Nur nach Hause, nur nach Hause, nur nach Hause gehn wir nicht,
only at our house, only at our house, only at our house, we don't leave
Alle warten voller Spannung auf das absolute Spiel,
All wait with tension for the absolute play
denn die Jungens von der Hertha haben alle nur ein Ziel
when the young men from Hertha all have only one goal
:Heute wollen sie gewinnen für das blau-weiße Trikot,
Today they will win for the blue-white uniform
sowieso ohoh ohoh, und sowieso ohoh ohoh.Nur nach Hause ...
so how so, ohoh oh oh, and so how so, oh oh oh, only at the house
It's similair to the Arkansas fight song. Here's a youtube video of it being sung at the Olympiastadion. These are mostly Ultras that stand in the Ostkurve (the East Curve, it's the cheap seats...ten euros!). It is also my favorite place to stand. In this Youtube, they are NOT at the Olympiastadion, I can't really tell where they are playing but it is a smaller team.
You can kind of see the different scarves worn by all the people.
However, my blog post today is about a topic that doesn't pertain to just Berlin, but to the entirety of German football, as well as most European nations. It is the structure of the leagues. (I apologize for a second blog post in a row about soccer, but Hertha Berlin just took the top spot in first league Bundesliga this weekend, which is somewhat of a rarity.)
The structure of the league makes it all one entity. It is fairly foreign to Americans, but if there were an equivalent, it would be that all the minor league baseball leagues (triple-A, double-A, single- A, Class A short season, and Rookie) were all owned by Major League Baseball. The significant part of this, is that there is what is known as "promotion and relegation." If a team finishes in the top two places of the second league, it moves to the first league. This goes down all the way to the 7th league, if there is one. (there is in English soccer, for sure) To put it in perspective, say the Northwest Arkansas Naturals finished at the top of double A where they are now. They would move to triple-A. If they won it all there, they could be facing the New York Yankees. It gives the prospect of a small-town playing with the big leaguers, which is what happened when TSG Hoffenheim found a big time investor several years back. Hoffenheim is a town of 3,000 which now plays amongst the Munichs and Berlins of Germany.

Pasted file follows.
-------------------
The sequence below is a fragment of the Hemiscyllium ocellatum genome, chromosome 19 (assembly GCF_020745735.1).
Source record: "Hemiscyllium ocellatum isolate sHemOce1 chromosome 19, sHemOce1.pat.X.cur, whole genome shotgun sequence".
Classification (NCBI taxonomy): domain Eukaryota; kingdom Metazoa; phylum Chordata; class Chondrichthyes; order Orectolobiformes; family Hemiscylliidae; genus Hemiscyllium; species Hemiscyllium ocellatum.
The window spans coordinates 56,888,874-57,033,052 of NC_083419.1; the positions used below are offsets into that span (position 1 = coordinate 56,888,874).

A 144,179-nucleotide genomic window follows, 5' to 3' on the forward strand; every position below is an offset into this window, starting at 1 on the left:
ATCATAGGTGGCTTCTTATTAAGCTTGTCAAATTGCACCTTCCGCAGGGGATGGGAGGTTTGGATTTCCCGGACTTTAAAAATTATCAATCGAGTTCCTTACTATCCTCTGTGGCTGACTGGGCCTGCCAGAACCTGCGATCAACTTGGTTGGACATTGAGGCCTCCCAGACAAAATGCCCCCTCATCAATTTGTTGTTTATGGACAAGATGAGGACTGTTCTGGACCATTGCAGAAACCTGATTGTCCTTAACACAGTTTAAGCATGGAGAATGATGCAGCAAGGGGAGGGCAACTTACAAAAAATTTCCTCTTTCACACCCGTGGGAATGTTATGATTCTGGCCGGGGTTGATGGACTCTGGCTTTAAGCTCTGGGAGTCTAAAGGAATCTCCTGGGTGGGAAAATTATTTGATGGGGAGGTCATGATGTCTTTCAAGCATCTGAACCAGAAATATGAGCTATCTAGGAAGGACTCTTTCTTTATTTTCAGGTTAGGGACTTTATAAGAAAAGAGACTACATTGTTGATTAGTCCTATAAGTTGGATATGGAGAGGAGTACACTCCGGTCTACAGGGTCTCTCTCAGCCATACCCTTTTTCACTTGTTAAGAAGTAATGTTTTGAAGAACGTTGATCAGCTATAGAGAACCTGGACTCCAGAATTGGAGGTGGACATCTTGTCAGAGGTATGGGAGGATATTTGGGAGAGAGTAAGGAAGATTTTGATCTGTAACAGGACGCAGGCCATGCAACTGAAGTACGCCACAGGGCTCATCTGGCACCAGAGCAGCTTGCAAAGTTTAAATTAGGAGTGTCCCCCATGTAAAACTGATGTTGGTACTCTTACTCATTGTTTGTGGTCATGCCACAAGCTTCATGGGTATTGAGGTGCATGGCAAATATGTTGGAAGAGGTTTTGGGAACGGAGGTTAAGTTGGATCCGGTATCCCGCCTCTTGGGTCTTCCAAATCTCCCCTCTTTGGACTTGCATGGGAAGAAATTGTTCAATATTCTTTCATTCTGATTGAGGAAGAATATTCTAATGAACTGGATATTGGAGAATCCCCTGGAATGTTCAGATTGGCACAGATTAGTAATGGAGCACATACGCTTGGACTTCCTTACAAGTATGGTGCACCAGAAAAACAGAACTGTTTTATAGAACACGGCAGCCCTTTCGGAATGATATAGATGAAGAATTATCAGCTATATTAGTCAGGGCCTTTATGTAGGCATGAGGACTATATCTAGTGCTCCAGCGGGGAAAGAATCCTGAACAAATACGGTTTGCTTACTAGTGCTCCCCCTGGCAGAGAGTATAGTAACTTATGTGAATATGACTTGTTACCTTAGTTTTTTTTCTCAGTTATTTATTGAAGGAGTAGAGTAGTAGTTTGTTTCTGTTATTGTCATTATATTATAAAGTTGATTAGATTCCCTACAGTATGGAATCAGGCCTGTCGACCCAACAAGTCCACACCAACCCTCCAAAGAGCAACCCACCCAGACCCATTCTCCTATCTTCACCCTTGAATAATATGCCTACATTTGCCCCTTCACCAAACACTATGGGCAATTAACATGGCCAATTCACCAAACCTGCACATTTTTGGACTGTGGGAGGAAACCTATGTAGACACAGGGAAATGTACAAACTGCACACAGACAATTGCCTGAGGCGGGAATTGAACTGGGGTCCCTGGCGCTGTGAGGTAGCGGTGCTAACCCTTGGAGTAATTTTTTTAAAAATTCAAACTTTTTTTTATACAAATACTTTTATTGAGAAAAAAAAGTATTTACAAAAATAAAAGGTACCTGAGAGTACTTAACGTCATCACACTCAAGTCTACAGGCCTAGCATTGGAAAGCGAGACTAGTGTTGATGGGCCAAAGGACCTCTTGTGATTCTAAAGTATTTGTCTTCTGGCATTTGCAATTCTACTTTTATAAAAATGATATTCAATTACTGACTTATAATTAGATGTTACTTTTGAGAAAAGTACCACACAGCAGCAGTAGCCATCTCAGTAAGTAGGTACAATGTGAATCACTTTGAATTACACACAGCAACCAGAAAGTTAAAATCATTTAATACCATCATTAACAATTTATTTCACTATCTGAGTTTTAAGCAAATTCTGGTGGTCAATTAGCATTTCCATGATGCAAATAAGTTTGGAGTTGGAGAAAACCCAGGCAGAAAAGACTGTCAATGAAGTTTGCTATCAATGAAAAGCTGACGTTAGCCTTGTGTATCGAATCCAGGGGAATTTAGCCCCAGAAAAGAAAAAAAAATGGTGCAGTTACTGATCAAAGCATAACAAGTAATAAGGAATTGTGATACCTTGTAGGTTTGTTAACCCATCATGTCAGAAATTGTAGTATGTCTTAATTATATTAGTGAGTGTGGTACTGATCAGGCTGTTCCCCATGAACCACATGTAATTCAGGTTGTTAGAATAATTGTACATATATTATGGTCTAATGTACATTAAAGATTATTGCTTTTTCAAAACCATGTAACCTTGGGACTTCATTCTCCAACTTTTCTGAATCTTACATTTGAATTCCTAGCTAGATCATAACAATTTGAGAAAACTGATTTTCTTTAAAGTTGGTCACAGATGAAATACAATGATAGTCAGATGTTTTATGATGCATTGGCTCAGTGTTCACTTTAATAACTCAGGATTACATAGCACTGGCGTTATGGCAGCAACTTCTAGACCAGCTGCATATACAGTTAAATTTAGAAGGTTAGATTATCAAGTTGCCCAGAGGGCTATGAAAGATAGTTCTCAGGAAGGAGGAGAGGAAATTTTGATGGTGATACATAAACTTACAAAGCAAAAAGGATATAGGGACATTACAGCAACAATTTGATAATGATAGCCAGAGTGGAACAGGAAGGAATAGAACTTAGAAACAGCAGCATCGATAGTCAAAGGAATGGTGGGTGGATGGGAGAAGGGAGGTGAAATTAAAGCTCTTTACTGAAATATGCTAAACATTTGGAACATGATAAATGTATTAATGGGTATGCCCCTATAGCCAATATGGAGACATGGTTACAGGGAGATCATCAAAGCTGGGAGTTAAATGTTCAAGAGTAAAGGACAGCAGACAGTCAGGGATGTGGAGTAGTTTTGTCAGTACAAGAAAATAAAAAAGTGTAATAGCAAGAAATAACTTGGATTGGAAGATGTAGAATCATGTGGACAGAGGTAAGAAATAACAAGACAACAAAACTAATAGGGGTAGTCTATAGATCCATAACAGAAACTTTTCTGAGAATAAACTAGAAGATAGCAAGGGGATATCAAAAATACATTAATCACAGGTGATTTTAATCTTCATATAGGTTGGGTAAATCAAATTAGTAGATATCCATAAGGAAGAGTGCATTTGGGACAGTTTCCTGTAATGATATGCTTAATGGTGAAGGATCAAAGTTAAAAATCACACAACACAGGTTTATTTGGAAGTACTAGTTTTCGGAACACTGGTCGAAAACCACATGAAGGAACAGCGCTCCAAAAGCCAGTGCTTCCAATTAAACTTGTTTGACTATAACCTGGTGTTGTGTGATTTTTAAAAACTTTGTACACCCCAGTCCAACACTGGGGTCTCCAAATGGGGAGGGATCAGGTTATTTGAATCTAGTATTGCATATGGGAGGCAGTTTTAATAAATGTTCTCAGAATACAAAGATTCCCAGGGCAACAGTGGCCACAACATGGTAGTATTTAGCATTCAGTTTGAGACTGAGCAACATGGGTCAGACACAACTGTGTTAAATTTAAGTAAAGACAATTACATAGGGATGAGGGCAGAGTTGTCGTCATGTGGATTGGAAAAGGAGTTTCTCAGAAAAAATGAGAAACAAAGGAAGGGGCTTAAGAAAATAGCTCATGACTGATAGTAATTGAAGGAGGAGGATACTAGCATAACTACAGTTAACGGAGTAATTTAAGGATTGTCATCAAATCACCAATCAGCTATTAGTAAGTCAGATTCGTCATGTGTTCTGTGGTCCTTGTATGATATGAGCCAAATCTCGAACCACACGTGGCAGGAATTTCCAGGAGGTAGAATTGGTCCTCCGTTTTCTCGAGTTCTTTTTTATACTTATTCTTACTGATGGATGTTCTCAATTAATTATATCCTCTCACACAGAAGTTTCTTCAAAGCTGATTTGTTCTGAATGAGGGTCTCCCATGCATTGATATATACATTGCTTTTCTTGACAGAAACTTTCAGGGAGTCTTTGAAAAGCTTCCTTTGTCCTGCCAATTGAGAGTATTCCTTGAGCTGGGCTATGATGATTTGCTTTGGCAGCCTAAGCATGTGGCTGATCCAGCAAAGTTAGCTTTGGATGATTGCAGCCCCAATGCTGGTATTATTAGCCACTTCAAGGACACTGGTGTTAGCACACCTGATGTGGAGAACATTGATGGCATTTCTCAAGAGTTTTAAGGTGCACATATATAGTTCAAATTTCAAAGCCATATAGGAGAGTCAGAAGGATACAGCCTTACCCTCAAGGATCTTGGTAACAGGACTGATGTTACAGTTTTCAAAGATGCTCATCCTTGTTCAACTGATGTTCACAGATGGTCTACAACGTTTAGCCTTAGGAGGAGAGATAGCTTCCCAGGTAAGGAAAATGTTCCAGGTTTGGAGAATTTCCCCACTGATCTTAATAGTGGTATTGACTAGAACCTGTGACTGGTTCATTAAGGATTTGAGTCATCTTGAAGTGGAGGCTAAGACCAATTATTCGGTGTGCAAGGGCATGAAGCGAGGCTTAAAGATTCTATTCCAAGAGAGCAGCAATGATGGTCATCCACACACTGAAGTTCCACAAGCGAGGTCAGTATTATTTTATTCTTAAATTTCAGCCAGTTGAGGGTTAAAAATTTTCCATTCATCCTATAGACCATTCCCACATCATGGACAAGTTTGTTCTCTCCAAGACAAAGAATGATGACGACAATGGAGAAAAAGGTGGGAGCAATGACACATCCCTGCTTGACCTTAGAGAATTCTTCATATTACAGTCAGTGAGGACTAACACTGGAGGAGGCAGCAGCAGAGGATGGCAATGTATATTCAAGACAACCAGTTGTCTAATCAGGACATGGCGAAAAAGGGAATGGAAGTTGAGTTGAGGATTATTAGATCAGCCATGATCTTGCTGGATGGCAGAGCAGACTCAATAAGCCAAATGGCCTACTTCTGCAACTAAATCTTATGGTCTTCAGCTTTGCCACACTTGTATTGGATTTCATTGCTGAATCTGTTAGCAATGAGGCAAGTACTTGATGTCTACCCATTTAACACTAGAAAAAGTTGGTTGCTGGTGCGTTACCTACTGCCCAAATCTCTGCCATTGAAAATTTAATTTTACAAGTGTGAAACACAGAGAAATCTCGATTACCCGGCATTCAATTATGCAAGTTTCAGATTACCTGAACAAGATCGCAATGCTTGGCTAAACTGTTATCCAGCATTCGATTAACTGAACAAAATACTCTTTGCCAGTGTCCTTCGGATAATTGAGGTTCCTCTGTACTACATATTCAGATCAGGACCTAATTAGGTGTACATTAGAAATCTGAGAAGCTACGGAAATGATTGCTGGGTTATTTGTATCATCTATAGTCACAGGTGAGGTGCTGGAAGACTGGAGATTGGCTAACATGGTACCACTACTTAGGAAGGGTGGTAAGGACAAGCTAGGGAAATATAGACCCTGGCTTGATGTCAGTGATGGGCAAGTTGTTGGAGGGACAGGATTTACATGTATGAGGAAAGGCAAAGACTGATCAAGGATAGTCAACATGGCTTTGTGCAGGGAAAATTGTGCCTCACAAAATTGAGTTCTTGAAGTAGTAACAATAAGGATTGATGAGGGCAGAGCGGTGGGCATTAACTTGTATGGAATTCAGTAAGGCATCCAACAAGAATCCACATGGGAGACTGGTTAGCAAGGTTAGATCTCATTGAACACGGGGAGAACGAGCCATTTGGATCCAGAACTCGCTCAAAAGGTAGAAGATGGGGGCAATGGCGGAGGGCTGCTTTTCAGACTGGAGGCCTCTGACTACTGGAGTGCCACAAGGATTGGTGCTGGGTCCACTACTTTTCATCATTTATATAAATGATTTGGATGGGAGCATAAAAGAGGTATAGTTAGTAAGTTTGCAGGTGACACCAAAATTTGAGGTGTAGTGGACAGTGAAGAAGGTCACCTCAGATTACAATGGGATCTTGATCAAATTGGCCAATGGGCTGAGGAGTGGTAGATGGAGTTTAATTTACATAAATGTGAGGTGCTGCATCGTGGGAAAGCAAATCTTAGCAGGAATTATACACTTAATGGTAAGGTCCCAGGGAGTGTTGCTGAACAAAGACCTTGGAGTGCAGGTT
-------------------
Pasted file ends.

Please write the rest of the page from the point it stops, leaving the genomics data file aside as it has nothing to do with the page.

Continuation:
With promotion comes relegation. The leagues all have a fixed number of 18. As two come into the league, the bottom two must leave. As you can see with the table below,
Hertha Berlin 40
1899 Hoffenheim 39
Hamburg SV 39
Bayern Munich 38
Bayer Leverkusen 36
VfL Wolfsburg 33
VfB Stuttgart 32
Borussia Dortmund 31
Schalke 04 30
Werder Bremen 27
Hannover 96 21
Eintracht Frankfurt 20
Arminia Bielefeld 18
VfL Bochum 17
Energie Cottbus 17
Karlsruher SC 17
Borussia M'gladbach 13
- The top three in the league go on to represent the UEFA Champions league which pits Germany's clubs against top teams from leagues across the continent. The winners (and qualifiers) stand to gain large amounts of advertising money, more fans, and international respect.
- The fourth and the fifth teams in the league go on to represent Germany in the UEFA Cup, which is a similar competition of lesser standings.
I began thinking about promotion and relegation today, when FC Union Berlin (in the 3rd league, similar to the Naturals/Travelers) increased it's lead on first place in the Bundesliga 3, with the good chance of getting promoted to the 2nd league and perhaps one day playing against Hertha Berlin in the first league. Hertha is easy to like/follow in the states, because it is such a big club with international recognition and some games on tv. But, FC Union Berlin represents the east side where I lived and is more of a working man's club, which I identify with.
Here are a few pictures of my time going to FC Union games.
Union is a religion!
(Yes I felt weird taking a picture strangely close to a guys derrier, but it's a great picture.)
Kind of a great stadium, it's the Stadion An der Alten Försterei, or Stadium Near the Old Foresters House. Half is terraced by grass/dirt stands, and the other half is normal stands.
These are the Ultras for Eisern Berlin (Iron Berlin). They are displaying what's known as "tifo" short for the Italian word tifosi, which is any sort of organized display during a football match. It often includes flags, banners, smoke bombs, flares, or anything else to show organized allegiance to the team.
Sorry for the ramble on today, but I've been pretty excited about the results lately.